Genetic risk factor for type 2 diabetes revealed
A new genetic clue into the origins of type 2 diabetes has been discovered by an international team of researchers.
In the largest genetic study done to date in Mexican and Mexican-American populations, the team found a risk gene for type 2 diabetes. Individuals who carry the gene are 25 percent more likely to have diabetes than those who do not, the study found. Moreover, people who inherit two copies of the gene from both parents are 50 percent more likely to develop the blood sugar condition.
"To date, genetic studies have largely used samples from people of European or Asian ancestry, which makes it possible to miss culprit genes that are altered at different frequencies in other populations," said co-corresponding author José Florez, associate professor of medicine at Harvard Medical School and an Assistant Physician in the Diabetes Unit and the Center for Human Genetic Research at the Massachusetts General Hospital.
The team found that the higher risk type of the gene is found in about 50 percent of people who have recent Native American ancestry - including Latin American genetics.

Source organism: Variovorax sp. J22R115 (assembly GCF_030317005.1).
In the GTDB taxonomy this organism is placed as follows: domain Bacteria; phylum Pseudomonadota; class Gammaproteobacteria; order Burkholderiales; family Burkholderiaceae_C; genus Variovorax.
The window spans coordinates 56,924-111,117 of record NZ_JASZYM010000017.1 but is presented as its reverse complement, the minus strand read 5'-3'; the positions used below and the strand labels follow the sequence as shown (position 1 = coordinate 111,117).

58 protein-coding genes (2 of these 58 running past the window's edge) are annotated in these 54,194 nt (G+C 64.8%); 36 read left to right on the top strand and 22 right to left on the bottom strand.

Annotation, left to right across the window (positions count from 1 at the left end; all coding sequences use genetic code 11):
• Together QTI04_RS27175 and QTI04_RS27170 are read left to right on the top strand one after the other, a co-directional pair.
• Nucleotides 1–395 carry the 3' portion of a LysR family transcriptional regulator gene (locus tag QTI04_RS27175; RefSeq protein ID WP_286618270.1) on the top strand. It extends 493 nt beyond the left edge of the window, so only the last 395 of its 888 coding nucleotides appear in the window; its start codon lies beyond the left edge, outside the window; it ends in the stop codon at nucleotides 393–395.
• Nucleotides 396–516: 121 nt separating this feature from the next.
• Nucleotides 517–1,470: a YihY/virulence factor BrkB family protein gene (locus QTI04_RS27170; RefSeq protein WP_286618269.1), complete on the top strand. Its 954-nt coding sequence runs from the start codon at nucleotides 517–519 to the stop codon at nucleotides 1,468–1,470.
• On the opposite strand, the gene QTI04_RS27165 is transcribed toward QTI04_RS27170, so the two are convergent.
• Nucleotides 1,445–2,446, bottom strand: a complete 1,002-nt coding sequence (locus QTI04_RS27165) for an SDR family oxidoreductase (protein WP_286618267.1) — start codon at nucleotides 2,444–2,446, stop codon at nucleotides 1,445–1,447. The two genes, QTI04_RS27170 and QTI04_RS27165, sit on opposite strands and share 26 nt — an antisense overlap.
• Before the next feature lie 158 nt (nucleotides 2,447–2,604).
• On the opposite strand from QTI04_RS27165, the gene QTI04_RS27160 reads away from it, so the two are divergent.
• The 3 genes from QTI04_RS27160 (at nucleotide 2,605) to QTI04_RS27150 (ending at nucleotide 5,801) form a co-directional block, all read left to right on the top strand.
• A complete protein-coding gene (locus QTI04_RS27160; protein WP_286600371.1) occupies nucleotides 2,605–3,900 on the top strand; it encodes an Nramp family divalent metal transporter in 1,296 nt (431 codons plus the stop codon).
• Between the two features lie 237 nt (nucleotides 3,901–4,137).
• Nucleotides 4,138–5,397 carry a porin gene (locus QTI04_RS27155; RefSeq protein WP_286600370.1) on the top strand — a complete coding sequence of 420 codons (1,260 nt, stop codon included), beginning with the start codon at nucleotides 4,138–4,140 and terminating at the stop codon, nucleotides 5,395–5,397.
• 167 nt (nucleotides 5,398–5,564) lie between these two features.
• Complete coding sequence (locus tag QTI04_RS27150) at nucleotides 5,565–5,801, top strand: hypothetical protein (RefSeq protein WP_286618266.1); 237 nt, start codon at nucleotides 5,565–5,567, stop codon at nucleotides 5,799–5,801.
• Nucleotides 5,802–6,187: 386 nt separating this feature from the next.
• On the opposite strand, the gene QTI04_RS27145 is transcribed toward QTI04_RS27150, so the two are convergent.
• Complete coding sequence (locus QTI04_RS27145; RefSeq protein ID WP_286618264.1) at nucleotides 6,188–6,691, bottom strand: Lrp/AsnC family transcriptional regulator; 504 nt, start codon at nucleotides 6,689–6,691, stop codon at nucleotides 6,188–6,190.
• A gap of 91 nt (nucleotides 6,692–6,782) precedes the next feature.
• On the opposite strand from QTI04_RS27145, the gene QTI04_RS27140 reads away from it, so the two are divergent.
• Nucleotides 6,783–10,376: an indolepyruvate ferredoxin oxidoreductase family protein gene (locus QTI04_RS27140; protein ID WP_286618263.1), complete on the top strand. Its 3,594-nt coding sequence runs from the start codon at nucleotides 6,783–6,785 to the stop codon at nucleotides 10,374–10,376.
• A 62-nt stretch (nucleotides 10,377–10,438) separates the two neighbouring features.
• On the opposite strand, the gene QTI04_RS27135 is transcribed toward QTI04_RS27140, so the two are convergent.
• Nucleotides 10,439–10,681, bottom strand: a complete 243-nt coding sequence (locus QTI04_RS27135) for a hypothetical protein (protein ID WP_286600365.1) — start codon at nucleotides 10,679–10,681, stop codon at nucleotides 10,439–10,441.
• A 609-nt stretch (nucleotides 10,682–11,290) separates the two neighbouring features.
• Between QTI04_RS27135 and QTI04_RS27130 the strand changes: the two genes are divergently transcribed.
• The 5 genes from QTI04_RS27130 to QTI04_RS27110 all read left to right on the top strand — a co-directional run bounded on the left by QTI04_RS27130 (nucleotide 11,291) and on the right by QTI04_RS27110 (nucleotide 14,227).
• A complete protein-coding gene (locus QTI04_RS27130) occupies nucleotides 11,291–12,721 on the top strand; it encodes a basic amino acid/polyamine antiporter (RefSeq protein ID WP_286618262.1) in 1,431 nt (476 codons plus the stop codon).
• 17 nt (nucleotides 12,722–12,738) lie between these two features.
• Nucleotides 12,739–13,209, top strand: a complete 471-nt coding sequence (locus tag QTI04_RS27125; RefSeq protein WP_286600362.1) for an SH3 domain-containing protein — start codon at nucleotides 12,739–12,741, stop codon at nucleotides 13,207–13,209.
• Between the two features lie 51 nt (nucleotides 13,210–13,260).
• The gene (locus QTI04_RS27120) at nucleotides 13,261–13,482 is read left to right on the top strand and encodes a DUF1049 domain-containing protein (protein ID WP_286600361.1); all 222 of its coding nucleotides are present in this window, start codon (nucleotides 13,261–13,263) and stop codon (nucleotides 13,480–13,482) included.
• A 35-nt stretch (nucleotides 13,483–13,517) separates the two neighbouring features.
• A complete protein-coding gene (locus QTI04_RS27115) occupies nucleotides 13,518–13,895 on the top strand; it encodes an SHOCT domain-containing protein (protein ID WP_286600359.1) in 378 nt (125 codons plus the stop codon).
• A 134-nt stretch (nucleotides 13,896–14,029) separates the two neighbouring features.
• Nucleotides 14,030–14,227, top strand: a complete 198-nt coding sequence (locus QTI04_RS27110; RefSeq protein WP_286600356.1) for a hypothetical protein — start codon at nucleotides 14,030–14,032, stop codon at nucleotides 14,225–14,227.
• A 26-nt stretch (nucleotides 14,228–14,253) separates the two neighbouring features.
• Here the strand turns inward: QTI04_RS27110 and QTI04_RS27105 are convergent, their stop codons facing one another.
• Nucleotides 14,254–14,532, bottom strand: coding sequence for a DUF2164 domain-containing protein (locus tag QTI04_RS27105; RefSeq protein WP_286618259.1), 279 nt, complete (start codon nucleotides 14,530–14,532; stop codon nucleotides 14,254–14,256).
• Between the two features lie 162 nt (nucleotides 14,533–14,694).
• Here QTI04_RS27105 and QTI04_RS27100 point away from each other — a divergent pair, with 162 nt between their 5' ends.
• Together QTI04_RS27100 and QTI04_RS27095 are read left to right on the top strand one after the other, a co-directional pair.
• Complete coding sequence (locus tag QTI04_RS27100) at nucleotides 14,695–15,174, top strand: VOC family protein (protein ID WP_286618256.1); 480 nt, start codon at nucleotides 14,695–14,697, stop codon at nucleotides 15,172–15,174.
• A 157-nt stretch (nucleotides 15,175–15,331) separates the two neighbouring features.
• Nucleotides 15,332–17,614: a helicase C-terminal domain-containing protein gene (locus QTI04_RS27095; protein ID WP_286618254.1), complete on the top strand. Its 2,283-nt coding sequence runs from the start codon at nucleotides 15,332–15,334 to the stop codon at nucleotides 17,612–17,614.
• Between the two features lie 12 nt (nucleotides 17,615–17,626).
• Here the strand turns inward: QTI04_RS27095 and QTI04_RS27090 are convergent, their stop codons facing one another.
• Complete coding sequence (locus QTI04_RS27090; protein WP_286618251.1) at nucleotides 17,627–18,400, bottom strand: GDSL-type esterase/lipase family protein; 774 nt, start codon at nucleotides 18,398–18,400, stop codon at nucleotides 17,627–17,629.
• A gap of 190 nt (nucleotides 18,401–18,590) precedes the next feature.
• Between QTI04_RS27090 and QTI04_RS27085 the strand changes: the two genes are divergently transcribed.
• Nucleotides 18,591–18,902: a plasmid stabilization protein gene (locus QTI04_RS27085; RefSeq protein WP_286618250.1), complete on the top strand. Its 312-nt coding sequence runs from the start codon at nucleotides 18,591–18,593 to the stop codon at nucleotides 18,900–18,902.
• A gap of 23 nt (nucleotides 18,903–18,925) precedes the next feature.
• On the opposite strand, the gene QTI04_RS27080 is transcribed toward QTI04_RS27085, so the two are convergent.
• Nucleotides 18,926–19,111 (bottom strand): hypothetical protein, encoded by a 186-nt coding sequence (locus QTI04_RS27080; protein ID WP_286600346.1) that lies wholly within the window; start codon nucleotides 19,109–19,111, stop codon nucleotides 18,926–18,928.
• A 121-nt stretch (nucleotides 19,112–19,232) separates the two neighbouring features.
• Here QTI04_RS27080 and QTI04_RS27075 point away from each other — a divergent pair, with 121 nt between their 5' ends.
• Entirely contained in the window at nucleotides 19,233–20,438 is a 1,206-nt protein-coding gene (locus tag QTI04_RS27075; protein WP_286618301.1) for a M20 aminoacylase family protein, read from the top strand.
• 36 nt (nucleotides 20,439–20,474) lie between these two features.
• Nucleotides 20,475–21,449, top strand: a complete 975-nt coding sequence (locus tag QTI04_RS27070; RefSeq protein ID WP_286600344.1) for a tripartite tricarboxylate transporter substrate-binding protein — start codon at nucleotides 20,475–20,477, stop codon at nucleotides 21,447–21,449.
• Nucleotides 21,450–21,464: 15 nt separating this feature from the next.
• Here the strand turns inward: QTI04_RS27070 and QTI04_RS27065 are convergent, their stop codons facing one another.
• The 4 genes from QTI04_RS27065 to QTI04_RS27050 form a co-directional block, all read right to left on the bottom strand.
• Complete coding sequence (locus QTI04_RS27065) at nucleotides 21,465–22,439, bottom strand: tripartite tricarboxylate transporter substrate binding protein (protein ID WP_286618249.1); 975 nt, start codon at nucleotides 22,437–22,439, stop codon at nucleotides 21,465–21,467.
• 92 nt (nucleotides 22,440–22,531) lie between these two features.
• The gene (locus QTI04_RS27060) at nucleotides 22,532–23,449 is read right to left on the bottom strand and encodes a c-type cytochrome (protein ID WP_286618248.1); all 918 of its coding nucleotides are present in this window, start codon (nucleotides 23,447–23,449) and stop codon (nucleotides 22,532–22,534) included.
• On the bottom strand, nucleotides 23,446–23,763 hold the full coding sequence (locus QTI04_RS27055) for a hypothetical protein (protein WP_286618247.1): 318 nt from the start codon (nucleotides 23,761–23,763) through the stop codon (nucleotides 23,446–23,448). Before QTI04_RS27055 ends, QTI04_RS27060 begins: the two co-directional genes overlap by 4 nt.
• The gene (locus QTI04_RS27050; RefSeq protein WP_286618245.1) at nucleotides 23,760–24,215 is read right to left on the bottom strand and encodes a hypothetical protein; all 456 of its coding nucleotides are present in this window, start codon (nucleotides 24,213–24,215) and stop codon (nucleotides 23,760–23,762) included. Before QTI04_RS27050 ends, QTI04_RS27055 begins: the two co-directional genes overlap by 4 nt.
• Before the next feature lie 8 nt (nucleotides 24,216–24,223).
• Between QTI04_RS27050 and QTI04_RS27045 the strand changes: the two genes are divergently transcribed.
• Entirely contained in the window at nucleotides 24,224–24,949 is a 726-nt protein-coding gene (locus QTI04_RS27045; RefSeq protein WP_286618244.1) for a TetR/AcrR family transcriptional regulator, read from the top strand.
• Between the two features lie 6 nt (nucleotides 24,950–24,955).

The gene sequence is called SLC16A11, and its history dates back to Neanderthal times. It's also present in about 20 percent of East Asians, but it's rare in Europeans and Africans.
The researchers said the findings represent one of the most important advances in diabetes research ever made.
"One of the most exciting aspects of this work is that we've uncovered a new clue about the biology of diabetes," said co-senior author David Altshuler, deputy director and chief academic officer at the Broad Institute and a Harvard Medical School professor at Massachusetts General Hospital (MGH). "We are now hard at work trying to figure out what is being transported, how this influences triglyceride metabolism, and what steps lead to the development of type 2 diabetes."
Source: Science Daily
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